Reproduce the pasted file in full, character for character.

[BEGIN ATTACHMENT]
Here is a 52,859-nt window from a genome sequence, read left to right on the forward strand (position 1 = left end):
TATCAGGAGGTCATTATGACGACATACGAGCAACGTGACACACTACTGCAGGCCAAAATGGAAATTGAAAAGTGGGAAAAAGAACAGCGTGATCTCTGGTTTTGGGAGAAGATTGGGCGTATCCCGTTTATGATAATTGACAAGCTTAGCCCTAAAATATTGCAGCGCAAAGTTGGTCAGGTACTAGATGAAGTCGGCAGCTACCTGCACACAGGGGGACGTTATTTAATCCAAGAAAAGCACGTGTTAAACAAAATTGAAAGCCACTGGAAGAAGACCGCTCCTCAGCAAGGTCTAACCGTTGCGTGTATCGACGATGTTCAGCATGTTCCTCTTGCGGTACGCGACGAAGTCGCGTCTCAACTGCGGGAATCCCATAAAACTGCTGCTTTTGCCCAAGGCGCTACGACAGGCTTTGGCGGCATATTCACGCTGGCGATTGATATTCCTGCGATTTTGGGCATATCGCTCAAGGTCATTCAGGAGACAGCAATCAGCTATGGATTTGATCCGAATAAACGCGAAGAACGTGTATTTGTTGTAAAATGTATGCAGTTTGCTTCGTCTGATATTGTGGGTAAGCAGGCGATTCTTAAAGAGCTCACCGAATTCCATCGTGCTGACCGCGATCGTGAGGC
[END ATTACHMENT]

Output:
Here is a 52,859-nt window from a genome sequence, read left to right on the forward strand (position 1 = left end):
TATCAGGAGGTCATTATGACGACATACGAGCAACGTGACACACTACTGCAGGCCAAAATGGAAATTGAAAAGTGGGAAAAAGAACAGCGTGATCTCTGGTTTTGGGAGAAGATTGGGCGTATCCCGTTTATGATAATTGACAAGCTTAGCCCTAAAATATTGCAGCGCAAAGTTGGTCAGGTACTAGATGAAGTCGGCAGCTACCTGCACACAGGGGGACGTTATTTAATCCAAGAAAAGCACGTGTTAAACAAAATTGAAAGCCACTGGAAGAAGACCGCTCCTCAGCAAGGTCTAACCGTTGCGTGTATCGACGATGTTCAGCATGTTCCTCTTGCGGTACGCGACGAAGTCGCGTCTCAACTGCGGGAATCCCATAAAACTGCTGCTTTTGCCCAAGGCGCTACGACAGGCTTTGGCGGCATATTCACGCTGGCGATTGATATTCCTGCGATTTTGGGCATATCGCTCAAGGTCATTCAGGAGACAGCAATCAGCTATGGATTTGATCCGAATAAACGCGAAGAACGTGTATTTGTTGTAAAATGTATGCAGTTTGCTTCGTCTGATATTGTGGGTAAGCAGGCGATTCTTAAAGAGCTCACCGAATTCCATCGTGCTGACCGCGATCGTGAGGC